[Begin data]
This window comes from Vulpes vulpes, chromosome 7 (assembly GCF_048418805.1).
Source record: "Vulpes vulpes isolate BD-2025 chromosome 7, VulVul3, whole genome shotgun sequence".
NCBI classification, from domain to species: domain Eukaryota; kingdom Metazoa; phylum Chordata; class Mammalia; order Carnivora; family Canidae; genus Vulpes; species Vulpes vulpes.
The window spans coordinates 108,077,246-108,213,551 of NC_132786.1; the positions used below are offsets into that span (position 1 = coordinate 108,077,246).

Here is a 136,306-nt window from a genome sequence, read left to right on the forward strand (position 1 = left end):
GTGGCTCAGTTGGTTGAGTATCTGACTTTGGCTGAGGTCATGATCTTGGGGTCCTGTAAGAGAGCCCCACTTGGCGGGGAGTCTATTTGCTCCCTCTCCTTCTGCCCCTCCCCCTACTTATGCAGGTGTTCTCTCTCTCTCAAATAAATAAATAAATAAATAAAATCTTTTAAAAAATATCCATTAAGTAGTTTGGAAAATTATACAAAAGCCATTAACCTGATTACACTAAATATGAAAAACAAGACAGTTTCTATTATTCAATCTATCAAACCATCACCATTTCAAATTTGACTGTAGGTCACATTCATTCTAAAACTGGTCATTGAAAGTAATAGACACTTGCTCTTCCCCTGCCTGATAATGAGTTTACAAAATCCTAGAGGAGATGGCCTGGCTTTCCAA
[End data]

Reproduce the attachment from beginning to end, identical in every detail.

This window comes from Vulpes vulpes, chromosome 7 (assembly GCF_048418805.1).
Source record: "Vulpes vulpes isolate BD-2025 chromosome 7, VulVul3, whole genome shotgun sequence".
NCBI classification, from domain to species: domain Eukaryota; kingdom Metazoa; phylum Chordata; class Mammalia; order Carnivora; family Canidae; genus Vulpes; species Vulpes vulpes.
The window spans coordinates 108,077,246-108,213,551 of NC_132786.1; the positions used below are offsets into that span (position 1 = coordinate 108,077,246).

Here is a 136,306-nt window from a genome sequence, read left to right on the forward strand (position 1 = left end):
GTGGCTCAGTTGGTTGAGTATCTGACTTTGGCTGAGGTCATGATCTTGGGGTCCTGTAAGAGAGCCCCACTTGGCGGGGAGTCTATTTGCTCCCTCTCCTTCTGCCCCTCCCCCTACTTATGCAGGTGTTCTCTCTCTCTCAAATAAATAAATAAATAAATAAAATCTTTTAAAAAATATCCATTAAGTAGTTTGGAAAATTATACAAAAGCCATTAACCTGATTACACTAAATATGAAAAACAAGACAGTTTCTATTATTCAATCTATCAAACCATCACCATTTCAAATTTGACTGTAGGTCACATTCATTCTAAAACTGGTCATTGAAAGTAATAGACACTTGCTCTTCCCCTGCCTGATAATGAGTTTACAAAATCCTAGAGGAGATGGCCTGGCTTTCCAA